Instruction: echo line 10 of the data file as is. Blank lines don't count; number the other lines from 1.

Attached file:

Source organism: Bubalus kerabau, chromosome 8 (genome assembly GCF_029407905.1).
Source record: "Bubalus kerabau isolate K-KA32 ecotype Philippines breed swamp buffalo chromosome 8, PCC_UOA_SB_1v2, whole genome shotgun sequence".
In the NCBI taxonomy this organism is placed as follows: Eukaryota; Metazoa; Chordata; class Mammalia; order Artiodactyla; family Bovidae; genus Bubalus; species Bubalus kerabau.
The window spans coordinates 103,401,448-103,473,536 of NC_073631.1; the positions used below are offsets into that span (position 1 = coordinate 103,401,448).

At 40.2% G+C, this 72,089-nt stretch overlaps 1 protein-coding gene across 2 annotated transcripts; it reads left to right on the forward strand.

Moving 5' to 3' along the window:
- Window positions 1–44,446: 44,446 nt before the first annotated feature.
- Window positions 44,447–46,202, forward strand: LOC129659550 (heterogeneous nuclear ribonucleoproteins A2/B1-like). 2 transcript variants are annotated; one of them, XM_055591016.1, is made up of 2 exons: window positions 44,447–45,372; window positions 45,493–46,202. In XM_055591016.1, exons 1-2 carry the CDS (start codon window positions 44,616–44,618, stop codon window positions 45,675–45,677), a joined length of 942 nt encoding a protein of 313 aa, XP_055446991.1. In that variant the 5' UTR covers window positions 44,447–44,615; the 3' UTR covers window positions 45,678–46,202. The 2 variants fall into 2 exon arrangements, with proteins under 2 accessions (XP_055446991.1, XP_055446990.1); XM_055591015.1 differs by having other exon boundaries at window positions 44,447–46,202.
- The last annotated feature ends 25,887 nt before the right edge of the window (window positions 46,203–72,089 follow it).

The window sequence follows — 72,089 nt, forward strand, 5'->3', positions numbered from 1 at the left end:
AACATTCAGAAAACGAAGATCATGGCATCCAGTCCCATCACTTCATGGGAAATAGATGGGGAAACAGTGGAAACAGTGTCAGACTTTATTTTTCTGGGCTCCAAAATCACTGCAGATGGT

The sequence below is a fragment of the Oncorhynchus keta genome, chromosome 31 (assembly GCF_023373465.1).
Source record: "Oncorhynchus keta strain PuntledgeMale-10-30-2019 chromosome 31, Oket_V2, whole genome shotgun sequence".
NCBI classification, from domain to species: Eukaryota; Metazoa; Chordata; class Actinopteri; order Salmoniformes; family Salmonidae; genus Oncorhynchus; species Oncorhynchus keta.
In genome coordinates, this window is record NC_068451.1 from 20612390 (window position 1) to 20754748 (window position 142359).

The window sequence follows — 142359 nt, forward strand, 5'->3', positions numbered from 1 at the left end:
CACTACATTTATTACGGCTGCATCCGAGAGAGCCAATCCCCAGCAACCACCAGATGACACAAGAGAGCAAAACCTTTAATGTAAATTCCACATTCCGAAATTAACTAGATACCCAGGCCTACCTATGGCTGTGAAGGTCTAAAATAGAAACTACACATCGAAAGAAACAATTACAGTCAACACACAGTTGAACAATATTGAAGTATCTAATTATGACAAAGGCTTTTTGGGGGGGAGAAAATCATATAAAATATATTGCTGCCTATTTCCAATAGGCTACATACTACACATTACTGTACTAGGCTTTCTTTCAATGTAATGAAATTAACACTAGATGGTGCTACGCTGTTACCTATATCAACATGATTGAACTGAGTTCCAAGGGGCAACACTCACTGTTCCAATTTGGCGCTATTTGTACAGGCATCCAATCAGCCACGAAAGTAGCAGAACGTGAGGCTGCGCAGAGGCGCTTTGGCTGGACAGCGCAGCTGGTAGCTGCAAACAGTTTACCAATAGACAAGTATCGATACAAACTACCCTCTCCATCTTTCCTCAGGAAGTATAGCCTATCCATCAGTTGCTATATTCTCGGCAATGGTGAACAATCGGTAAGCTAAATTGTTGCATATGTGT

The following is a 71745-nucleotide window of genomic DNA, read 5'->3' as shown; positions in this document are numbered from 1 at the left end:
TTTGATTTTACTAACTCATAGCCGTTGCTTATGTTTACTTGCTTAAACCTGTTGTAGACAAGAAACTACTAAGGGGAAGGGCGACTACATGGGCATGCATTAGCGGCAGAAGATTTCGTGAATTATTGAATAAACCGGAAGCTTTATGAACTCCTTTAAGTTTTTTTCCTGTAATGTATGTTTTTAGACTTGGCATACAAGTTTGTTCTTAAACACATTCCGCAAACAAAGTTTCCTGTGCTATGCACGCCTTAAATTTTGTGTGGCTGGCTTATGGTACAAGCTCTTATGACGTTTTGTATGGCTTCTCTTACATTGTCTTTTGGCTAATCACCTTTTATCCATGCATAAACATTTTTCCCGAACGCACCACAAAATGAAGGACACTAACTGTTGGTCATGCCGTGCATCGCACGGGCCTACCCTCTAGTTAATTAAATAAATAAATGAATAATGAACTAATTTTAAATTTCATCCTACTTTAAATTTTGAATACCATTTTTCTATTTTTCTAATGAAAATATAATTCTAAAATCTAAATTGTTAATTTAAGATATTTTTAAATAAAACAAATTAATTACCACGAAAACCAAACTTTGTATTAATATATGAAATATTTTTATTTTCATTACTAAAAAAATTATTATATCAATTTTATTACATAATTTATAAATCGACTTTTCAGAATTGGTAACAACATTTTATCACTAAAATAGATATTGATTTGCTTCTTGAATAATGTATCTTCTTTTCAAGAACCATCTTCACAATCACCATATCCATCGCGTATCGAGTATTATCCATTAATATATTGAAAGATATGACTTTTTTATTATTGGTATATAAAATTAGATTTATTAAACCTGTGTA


The window sequence follows — 72,089 nt, forward strand, 5'->3', positions numbered from 1 at the left end: